The largest ship is the Alexander, a UTA battlecarrier, going to escort the other two ships to the nearest wormhole, 7 months travel away. The Alexander suffered some damage. It is not able to create its own temporary wormhole for transport, and there’s damage to AIDAN, their artificial intelligence network.

Kady is “good with computers” and figures out how to communicate with Ezra, despite all communication being shut down. And she wants to know what’s going on.

And things rapidly get worse and worse. Ezra has been conscripted to be a fighter pilot, so he witnesses AIDAN blowing up the other ship they’re escorting, though he refuses to fire on the escape pods filled with civilians, which are now under quarantine in Landing Bay 4 — but then the powers-that-be blame the destruction on the Lincoln, a BeiTech fighter ship that is out there, closing on them.

AIDAN gets shut down, but they know they’ll have to turn it on again when the Lincoln catches up to them in order to have any chance of escaping the Lincoln.

And — from there, the situation rapidly gets worse and worse. In this book you’ve got a virus that turns people into what are essentially psychotic zombies on an enclosed spaceship, military types incompetently trying to keep secrets, artificial intelligence taking over control, and an enemy space ship quickly approaching to blow them out of the sky.

And it’s a lot more exciting than I made it sound.

I realized just how high the death count was when I read the Acknowledgments at the back. It included lines like this:

… we also hope you never find yourself unexpectedly shivved through the eyehole of your hazmat suit by a small child.

… May your throats never be snipped open by a lunatic with a pair of pinking shears.

… May you never die howling, abandoned in an escape pod at the end of the universe.

… May you never be run over by a seventeen-year-old in a stolen truck after you shot her ex-boyfriend.

… We hope you’re never incinerated in a nuclear firestorm initiated by a mostly insane artificial intelligence off the shoulder of Kerenza VII.

You get the idea!

I had a few quibbles, especially with the portrayal of AIDAN. But mostly, despite the body count, this book had me cheering for Kady and her quest to get out the truth about the attack on Kerenza. I did wonder, many times, how in the universe these files were going to survive.

I’m reading a lot of fantasy novels for the Cybils, so it was refreshing to read some hard science fiction, executed brilliantly.

And I must mention, in case you couldn’t figure it out from the subtitle, that this is only Book One of a longer series. However, that is forgivable, since this segment of the story is complete, so you’re not left in an agony of suspense — though you definitely want to find out what happens next. They hit the sweet spot of what a reader would like to see in a Book One.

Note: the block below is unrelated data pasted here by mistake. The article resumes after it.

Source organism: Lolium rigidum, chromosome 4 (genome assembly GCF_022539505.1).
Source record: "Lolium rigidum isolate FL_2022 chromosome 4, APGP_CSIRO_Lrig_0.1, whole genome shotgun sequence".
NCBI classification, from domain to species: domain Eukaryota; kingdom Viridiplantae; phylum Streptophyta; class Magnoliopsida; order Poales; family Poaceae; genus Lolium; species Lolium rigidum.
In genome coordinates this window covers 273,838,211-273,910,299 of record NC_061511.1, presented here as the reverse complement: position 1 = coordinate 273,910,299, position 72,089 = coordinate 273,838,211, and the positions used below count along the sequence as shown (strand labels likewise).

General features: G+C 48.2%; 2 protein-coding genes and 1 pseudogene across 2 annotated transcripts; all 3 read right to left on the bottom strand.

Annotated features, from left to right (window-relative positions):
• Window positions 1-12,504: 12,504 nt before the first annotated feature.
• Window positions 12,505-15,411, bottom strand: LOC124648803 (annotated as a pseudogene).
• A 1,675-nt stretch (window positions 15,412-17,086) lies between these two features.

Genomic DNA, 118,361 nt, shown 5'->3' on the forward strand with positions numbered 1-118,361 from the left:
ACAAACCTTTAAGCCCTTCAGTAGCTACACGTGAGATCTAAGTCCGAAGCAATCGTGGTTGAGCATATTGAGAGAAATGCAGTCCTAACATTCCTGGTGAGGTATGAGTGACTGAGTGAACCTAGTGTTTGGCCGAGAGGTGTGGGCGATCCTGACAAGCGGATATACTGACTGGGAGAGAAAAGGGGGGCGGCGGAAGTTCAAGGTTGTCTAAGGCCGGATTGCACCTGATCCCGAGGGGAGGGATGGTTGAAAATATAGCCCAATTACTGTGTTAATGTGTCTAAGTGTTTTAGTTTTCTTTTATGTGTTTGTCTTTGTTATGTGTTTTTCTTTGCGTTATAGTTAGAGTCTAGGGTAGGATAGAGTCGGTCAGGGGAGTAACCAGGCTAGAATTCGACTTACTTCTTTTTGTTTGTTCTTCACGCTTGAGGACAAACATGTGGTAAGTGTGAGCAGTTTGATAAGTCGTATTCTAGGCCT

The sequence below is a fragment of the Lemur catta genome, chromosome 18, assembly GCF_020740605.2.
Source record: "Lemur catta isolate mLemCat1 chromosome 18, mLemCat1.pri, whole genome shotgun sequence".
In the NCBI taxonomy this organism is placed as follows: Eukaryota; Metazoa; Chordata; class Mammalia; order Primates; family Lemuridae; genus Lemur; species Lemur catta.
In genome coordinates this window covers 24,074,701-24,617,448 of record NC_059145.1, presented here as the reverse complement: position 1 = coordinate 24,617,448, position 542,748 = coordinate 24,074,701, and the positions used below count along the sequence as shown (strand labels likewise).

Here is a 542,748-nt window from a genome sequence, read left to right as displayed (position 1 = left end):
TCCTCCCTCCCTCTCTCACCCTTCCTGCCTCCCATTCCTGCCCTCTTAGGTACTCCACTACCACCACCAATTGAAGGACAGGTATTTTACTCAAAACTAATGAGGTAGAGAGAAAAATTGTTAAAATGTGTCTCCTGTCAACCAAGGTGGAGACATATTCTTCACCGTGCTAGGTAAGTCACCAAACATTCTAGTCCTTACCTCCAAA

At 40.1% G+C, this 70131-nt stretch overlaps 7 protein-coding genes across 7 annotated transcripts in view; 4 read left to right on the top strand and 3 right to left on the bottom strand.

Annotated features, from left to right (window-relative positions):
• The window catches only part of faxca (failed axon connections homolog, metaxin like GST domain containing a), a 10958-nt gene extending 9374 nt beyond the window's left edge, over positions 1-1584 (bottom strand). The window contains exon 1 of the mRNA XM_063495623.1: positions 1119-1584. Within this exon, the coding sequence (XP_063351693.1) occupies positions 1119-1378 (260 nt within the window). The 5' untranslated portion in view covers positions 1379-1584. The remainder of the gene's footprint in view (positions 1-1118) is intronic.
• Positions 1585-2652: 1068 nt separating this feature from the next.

amiekaufman.com
jaykristoff.com
randomhouseteens.com

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Source: This review is based on a library book from Fairfax County Public Library.

Disclaimer: I am a professional librarian, but I maintain my website and blogs on my own time. The views expressed are solely my own, and in no way represent the official views of my employer or of any committee or group of which I am part.

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Review of Games Wizards Play, by Diane Duane

Thursday, February 9th, 2017

Games Wizards Play

by Diane Duane

Houghton Mifflin Harcourt, 2016. 620 pages.
Starred Review
2016 Sonderbooks Stand-out: #8 Teen Fiction

Games Wizards Play is the tenth book in the brilliant Young Wizards series by Diane Duane. I’m very sorry to report that I didn’t get the ninth book read – but I was still able to follow this one.

However, this is a series that you will appreciate more if you start from the beginning. The way magic works in these books is very well-worked-out by the author and all follows definite rules – but it will be easier to understand those rules if you’ve been coming along on the journey from the start.

And things do get complicated and esoteric. Somewhere around Book Five, the characters started dealing with alternate universes. In Book Three, they dealt with other galaxies and planets and sentient computers.

The books have gotten longer and longer, too, which I confess is probably why I never got around to reading Book Nine, A Wizard of Mars. It’s also why I hadn’t gotten around to reading this book until I had a whole weekend where I was planning to spend as much time as possible reading.

This book was actually perfect for a Reading Interlude. I had a nice chunk of time set aside for reading – and how lovely to get to spend that time with these characters I’ve enjoyed so long. I think if I tried to read this book a little bit at a time, I might have got lost in the technical details of wizardry, which do fill a lot of the book. As it was, this was delightful weekend reading, and I put off going to my gaming group until I got the last chapter read.

In this volume, initially neither the universe nor the planet is even at stake. There’s an Invitational competition for young wizards to present new spells they’ve worked out. These Invitationals happen once every eleven years, and our heroes – Nita and Kit and Nita’s sister Dairine – are being asked to act as mentors.

Their mentees are interesting but talented characters. Penn, mentored by Nita and Kit, has a spell designed to protect earth from sunspots (as far as I can translate the technical language, anyway). Dairine’s mentee Mehrnaz lives in Mumbai and is from a large family of wizards, but has oppressive family dynamics.

Penn behaves like a jerk, especially toward Nita, but his wizardry is good – and there seems to be more going on there than meets the eye.